The good news is, I can share with you my method, what worked for me and how you can gain success too.

I wanted to be a VA after hearing about it on the radio. I loved the idea that I could transfer my skills and experience, but work flexibly, something that many employers could not – and still cannot – offer. However, when I started out, it took time to reach clients, to get the word out, and explore marketing strategies that worked for this particular type of business. Not every new business owner has the time to sit back and wait – most will want to start seeing ROI (return on investment) and profits quickly.

Luckily, I found out about transcription work. I was tested and approved by a couple of the larger industry leaders in the transcription field and began completing as many assignments as I could. This work acted a means of supplementing my income while I marketed for VA clients. I wasn’t contracted or committed to doing a certain level of work and I could complete the transcription work whenever I was able. When VA work came in, I prioritised this and then used the transcription as a fall-back to supplement my income when VA work was quiet. I now offer both types of services to my clients – VA and transcription services – and my business is thriving. Actually, we now do more transcription work than VA work, to give you an idea of the sort of demand that’s out there!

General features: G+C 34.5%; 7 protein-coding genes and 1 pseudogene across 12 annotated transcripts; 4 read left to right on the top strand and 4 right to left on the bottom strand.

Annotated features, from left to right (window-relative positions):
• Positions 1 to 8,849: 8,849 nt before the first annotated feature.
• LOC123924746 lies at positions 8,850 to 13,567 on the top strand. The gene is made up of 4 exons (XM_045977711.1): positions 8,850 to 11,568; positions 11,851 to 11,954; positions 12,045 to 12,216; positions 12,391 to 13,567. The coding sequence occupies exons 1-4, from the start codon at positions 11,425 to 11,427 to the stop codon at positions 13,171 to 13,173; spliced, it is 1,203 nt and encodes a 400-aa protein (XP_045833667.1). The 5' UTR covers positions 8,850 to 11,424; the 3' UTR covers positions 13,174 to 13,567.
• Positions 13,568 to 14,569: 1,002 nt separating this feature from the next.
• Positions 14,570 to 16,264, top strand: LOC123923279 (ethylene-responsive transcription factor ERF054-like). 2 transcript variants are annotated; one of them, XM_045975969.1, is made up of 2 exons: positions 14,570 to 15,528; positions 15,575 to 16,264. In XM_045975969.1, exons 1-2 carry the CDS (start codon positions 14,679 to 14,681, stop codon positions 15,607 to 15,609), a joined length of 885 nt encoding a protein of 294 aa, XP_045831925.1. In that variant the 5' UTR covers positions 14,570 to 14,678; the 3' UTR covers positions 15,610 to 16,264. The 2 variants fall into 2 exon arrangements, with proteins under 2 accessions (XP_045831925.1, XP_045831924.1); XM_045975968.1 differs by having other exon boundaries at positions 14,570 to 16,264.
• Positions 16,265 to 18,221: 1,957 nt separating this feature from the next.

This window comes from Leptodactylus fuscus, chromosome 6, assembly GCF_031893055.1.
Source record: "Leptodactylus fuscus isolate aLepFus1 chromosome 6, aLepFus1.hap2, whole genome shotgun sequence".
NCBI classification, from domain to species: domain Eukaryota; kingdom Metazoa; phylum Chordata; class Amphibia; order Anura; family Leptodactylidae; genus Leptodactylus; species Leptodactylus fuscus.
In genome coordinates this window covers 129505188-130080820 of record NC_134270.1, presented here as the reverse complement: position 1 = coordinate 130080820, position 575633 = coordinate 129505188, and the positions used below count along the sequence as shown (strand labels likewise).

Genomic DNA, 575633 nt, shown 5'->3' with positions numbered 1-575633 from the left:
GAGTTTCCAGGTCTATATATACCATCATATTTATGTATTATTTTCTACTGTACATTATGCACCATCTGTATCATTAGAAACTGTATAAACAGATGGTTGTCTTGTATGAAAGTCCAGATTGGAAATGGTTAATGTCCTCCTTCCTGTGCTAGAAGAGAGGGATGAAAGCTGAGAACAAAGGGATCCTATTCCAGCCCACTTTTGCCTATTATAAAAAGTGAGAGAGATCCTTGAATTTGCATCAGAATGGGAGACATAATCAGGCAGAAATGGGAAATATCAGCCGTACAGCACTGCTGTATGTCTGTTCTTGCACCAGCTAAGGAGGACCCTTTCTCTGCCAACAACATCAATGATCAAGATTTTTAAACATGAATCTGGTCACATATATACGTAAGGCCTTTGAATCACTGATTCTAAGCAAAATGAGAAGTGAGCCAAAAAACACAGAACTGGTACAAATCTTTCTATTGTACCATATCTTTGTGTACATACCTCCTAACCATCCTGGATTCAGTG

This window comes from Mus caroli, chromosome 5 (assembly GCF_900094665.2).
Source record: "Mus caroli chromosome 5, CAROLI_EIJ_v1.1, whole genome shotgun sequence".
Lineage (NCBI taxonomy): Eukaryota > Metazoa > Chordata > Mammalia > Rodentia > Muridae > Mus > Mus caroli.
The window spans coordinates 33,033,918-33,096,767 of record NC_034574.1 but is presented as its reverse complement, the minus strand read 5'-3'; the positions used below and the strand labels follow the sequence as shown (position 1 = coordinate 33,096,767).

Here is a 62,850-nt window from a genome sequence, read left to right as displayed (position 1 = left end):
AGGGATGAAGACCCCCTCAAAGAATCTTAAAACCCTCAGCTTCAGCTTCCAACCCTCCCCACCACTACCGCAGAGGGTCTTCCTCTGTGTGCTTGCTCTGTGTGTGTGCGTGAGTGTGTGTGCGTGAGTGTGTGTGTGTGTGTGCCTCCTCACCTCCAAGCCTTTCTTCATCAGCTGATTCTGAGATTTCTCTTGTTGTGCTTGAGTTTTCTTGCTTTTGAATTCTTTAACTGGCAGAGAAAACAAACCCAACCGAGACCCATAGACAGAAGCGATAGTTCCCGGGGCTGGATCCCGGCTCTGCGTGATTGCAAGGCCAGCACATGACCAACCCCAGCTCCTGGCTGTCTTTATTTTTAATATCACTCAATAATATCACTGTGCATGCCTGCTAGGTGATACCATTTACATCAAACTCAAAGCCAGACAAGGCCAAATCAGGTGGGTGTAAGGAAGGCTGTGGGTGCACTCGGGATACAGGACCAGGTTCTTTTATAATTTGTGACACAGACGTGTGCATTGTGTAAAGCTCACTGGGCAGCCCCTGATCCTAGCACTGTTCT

“Transcription is a specialist skill that can generate your business long term income. When I started my business (Tayside Virtual Assistant) initially it was one of the services that instantly took off… Our company has evolved into web design, logos, graphics, etc., but transcription is something that will always be on our services list.”

You can find out more about transcription here on my website. It will help give you an understanding of some of the types of work that are available – a vast array. You may have heard of ‘transcription’ before and never given it a second thought, but it’s worth considering as it can give a revitalising boost to your business. You can take on ad hoc assignments from agencies to support you, or actually branch out and start taking on your own clients – whatever you need to do to keep your business going so you can focus on what you love.

“I have a mix of clients in my business – some of whom I do regular transcription for, others require more traditional administrative support, and yet others who require ad-hoc transcription work. I really appreciate having a variety of work because it helps me to keep expanding my knowledge.”

– Rose Donnelly, UK Virtual Assistant

It’s well worth diversifying into transcription. You might be working with clients doing work that you that you dislike or working with people you don’t gel with but you can’t be choosy. So take control, do something proactive, and then you’ll be in a better position to pick and choose the clients you want to work with, and even building a portfolio career! 

Find out more about starting up as a freelance transcriber.  Arm yourself with research and find out reasons why businesses fail in this fantastically thorough article from Shopkeep.com to help you avoid common pitfalls.